Hellmuth Makes Brilliant Read Against Negreanu in the High Stakes Duel
In this week’s PokerNews strategy column, I look at another hand from Round 1 of the $50,000 High Stakes Duel II between Phil Hellmuth and Daniel Negreanu. Hellmuth makes a brilliant read and lets his hand go when he knows he is beaten. Should he have bet the turn for protection though? Negreanu, who is fresh off winning his first live event in eight years, said in the match that he would have folded had Hellmuth opted for a huge bet on the turn. Let’s get into it.
The hand began with the blinds at 500/1,000 when Hellmuth (61,000) limped with the . This is fine as you should learn to develop a limping strategy when playing heads up. Negreanu (37,000) checked and that brought about a flop of . which he also checked. Hellmuth then continued for 1,000 with top pair and a gutshot straight draw before Negreanu check-raised to 5,000.
This is a spot where a lot of players make the error of trying to get all their chips in, just shoving them all in. The problem with shoving is that you will always get called when you have the worse hand, and if you are ahead and get called then your opponent will most likely have a premium draw that has a lot of equity against your hand. Instead, Hellmuth’s main concern should be trying to keep Negreanu in the hand with all of his junky draws.
Hellmuth actually has a very good hand to call down with, and I think that’s the right play. Indeed, Hellmuth did just call and the appeared on the turn. Negreanu checked and action was on Hellmuth. When Negreanu checked the turn his range can be better defined as potentially having a weak made hand or a draw, though if Hellmuth thinks that Negreanu might check-raise a bet then he should check behind here.
However, Hellmuth does not need to be overly afraid when the turn brings an overcard that does not connect very well with any of the available draws that Negreanu might have. The only kings that make any sense for Negreanu are the king-high flush draws. I think this is a spot where Hellmuth has the best hand a large percent of the time, but nonetheless, he does check it back to bring about the on the river, a card that completes some of the junky straights and of course the diamond flush.
Negreanu bet 7,500 into the pot of 12,000. What do you do in this spot? Fold? Call? Raise to 31,000 to put Negreanu all in?
If you believe your opponent to be more cautious then this hand becomes an easy fold; however, if you’re playing against a strong player who is aggressive, like Negreanu, then this hand becomes a call. I don’t think you should ever go all in as you’re only going to get called by better.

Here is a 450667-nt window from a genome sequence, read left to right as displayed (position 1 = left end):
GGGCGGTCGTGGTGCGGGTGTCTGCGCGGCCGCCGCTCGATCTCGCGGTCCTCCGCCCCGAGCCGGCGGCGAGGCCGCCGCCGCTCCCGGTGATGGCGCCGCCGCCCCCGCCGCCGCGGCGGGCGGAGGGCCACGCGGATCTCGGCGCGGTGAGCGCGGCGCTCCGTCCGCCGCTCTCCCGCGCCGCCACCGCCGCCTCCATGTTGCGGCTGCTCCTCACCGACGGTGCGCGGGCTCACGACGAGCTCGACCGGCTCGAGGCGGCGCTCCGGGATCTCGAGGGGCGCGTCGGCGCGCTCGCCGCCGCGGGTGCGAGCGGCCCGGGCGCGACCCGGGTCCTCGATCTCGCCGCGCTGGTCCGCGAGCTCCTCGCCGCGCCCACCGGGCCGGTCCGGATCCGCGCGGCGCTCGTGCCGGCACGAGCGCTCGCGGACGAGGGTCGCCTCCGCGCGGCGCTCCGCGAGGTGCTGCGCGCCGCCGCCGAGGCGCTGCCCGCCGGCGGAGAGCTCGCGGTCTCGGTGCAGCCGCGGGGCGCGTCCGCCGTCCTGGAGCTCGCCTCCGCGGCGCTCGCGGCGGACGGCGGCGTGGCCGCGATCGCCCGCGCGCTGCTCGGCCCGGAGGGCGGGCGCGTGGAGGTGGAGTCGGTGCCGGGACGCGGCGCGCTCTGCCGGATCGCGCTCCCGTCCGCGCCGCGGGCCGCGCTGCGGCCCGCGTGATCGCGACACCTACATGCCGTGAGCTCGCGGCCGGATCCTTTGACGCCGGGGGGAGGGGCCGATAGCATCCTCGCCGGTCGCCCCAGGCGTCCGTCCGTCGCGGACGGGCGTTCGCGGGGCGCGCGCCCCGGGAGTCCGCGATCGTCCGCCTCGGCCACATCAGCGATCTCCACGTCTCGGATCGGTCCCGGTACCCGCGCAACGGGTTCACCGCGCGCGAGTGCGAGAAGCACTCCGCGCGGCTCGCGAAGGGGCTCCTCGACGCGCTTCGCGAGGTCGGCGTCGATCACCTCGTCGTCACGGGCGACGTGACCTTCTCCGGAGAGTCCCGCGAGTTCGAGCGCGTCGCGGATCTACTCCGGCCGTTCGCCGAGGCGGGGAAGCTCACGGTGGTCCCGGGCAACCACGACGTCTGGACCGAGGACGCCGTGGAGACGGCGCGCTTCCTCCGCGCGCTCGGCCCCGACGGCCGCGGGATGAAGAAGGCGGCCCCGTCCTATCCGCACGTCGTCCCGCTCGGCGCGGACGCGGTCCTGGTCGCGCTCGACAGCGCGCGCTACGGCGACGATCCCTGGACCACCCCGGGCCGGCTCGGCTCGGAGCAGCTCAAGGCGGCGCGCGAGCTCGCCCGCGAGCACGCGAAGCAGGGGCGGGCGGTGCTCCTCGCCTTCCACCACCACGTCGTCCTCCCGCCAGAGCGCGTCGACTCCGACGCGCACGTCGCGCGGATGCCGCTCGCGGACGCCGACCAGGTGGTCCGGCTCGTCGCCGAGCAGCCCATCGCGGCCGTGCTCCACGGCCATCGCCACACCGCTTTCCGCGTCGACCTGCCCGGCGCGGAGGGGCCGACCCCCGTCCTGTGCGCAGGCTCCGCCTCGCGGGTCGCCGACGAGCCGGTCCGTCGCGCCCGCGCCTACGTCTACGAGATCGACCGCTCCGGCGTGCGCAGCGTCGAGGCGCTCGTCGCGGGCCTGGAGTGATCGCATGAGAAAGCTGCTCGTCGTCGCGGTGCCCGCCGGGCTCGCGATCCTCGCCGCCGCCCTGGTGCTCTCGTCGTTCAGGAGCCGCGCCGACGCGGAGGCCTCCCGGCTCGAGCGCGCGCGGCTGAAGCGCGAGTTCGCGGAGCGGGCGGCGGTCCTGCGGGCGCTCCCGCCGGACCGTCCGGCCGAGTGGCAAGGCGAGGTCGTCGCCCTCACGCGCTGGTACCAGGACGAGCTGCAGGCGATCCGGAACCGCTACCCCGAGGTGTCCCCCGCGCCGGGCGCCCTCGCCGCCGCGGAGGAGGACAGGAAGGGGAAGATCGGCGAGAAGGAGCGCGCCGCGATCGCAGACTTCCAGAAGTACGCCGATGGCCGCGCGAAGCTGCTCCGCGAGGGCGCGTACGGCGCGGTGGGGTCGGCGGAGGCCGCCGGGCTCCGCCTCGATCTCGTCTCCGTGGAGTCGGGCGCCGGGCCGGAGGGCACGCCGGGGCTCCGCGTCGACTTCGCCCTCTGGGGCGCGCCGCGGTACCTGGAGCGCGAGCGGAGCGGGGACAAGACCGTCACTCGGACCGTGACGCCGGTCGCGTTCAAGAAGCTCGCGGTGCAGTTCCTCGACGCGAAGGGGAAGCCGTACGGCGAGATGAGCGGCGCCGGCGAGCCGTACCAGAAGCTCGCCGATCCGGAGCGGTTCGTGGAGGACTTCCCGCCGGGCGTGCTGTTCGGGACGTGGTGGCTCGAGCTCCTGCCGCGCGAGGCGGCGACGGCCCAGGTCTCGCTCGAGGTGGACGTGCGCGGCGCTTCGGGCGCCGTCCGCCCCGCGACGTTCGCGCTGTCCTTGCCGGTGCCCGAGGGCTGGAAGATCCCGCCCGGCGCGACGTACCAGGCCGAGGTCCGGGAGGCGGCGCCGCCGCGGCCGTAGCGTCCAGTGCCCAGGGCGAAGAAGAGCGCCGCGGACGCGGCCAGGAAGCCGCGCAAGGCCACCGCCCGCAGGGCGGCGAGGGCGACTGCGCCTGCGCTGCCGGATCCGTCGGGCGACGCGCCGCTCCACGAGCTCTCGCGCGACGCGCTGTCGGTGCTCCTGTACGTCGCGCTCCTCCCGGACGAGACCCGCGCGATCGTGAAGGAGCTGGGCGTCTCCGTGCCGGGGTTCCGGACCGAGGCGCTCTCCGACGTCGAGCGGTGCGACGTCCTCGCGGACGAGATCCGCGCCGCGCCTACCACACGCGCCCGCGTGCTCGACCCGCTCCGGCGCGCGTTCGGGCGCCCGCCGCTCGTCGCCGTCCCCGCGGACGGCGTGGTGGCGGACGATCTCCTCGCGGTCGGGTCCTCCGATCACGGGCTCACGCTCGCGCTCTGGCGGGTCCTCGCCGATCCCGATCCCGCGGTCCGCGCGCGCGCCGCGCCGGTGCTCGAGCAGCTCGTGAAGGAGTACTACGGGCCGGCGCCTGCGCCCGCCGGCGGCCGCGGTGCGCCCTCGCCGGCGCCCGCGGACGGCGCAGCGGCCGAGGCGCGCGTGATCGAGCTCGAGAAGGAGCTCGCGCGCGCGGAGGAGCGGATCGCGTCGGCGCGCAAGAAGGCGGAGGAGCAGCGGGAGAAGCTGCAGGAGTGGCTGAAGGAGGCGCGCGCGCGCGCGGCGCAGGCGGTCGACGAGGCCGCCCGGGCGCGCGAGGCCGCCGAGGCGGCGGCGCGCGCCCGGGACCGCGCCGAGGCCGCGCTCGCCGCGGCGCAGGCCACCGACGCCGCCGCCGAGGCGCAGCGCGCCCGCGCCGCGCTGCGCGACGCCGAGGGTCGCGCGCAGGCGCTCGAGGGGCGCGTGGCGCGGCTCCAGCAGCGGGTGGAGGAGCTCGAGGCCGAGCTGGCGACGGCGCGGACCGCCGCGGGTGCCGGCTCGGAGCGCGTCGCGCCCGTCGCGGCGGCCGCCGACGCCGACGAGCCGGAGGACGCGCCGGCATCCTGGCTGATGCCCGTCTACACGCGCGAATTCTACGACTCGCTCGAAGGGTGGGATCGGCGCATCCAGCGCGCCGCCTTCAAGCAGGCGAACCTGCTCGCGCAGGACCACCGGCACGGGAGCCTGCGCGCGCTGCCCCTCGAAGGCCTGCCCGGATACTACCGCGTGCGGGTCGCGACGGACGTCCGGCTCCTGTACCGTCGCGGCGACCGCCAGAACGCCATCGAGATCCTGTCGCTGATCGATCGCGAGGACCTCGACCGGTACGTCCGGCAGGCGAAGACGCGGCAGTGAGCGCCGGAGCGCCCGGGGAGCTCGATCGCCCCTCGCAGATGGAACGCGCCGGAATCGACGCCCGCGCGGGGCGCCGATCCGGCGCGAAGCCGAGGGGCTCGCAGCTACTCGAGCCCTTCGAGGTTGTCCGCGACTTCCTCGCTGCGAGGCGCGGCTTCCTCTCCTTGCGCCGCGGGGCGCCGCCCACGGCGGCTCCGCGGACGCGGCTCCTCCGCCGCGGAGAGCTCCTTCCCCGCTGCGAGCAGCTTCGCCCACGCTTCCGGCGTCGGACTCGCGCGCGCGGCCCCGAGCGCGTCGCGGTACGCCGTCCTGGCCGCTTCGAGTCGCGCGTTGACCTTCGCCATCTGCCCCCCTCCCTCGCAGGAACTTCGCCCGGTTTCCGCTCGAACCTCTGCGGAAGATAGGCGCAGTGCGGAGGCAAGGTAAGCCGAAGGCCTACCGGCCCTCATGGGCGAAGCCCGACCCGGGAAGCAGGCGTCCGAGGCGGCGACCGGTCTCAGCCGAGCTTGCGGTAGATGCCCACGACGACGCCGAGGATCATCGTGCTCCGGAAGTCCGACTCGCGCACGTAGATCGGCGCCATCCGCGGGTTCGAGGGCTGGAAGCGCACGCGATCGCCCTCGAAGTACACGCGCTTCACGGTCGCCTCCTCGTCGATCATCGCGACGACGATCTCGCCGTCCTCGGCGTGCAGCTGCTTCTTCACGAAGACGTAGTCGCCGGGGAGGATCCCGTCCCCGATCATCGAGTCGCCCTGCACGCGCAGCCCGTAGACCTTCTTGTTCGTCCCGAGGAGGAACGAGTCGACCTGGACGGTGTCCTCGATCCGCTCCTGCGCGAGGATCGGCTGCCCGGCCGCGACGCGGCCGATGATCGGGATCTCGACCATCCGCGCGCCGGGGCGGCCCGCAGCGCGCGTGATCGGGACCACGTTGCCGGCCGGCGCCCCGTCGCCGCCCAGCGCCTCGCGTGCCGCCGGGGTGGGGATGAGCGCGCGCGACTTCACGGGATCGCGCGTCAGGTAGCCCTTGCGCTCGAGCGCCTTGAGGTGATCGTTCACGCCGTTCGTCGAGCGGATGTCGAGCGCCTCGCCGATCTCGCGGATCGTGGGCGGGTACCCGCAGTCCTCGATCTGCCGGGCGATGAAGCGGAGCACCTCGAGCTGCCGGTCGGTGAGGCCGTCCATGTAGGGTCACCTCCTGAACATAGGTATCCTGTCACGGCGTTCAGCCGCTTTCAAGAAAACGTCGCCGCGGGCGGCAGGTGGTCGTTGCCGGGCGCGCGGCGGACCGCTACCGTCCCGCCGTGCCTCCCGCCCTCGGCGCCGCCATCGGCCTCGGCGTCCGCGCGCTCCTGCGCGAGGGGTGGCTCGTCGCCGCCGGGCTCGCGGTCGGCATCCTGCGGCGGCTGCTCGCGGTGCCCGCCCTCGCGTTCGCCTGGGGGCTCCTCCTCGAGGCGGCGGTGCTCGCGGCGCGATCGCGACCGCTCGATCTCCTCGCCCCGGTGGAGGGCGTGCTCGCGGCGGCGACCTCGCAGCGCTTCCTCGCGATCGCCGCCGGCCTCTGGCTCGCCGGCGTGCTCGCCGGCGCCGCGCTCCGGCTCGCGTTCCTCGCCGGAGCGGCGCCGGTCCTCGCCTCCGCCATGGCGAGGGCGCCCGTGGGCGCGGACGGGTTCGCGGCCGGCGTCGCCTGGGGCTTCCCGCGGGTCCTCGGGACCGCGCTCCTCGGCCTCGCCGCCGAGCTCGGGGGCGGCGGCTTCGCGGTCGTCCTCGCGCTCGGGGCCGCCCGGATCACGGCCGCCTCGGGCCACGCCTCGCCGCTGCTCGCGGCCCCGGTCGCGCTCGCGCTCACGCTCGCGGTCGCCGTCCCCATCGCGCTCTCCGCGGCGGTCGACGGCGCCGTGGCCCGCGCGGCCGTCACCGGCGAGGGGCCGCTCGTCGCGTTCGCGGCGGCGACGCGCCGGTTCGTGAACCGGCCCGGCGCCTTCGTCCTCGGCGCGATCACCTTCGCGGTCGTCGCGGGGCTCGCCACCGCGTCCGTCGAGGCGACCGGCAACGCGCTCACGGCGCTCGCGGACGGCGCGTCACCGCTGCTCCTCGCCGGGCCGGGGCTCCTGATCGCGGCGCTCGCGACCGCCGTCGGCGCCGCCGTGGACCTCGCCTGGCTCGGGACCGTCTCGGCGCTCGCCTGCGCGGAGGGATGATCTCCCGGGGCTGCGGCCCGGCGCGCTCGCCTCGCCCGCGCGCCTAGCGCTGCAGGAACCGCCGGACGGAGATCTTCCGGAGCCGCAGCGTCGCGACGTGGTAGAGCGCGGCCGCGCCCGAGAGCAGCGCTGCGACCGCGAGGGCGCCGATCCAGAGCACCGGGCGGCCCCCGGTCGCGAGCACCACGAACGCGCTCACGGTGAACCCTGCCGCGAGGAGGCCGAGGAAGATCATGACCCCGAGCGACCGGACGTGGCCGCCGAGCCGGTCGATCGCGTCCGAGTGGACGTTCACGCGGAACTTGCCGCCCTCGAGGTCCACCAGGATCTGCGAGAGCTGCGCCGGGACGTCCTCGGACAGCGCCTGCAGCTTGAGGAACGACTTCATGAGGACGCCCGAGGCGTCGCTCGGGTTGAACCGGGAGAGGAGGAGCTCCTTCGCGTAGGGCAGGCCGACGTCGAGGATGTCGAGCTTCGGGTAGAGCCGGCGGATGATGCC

In this scenario, Hellmuth folded, and do you know what he was up against – the for the Negreanu flush.
"On the turn, the solver would decide to continue bluffing with Negreanu’s hand, so his check was likely a mistake."
From a GTO perspective, the solver likes a bet 82 percent of the time with offsuit on the flop. As this was a limped pot and this flop hits Hellmuth’s range, Negreanu should not be doing much raising. However, he did and according to the solver when facing a raise Hellmuth should only three-bet just a paltry 1.49 percent of the time.
On the turn, the solver would decide to continue bluffing with Negreanu’s hand, so his check was likely a mistake. The largest bet size on the turn for Negreanu that the solver would opt for would be a pot-sized bet, though you want to be careful about using extremely large bet sizes against opponents that are known to trap, like Hellmuth.
On the river, the solver likes Negreanu to bet all of the draws that came in, and it prefers a 62-percent pot-sized bet. The question is, should Hellmuth call with his hand? The solver would call with his hand around 75 percent of the time facing Negreanu’s bet. As I said, you have to be aware of whether you think your opponent tends to over or under bluff and adjust your strategy based on your read.
Hellmuth had the right read here and managed to get away from it and save himself some valuable chips.
For more on this hand, check out my breakdown in the following video:
Jonathan Little is a professional poker player and author with over $7,000,000 in live tournament earnings. He writes a weekly educational blog and hosts a podcast at JonathanLittlePoker.com. Sign up to learn poker from Jonathan for free at PokerCoaching.com. You can follow him on Twitter @JonathanLittle.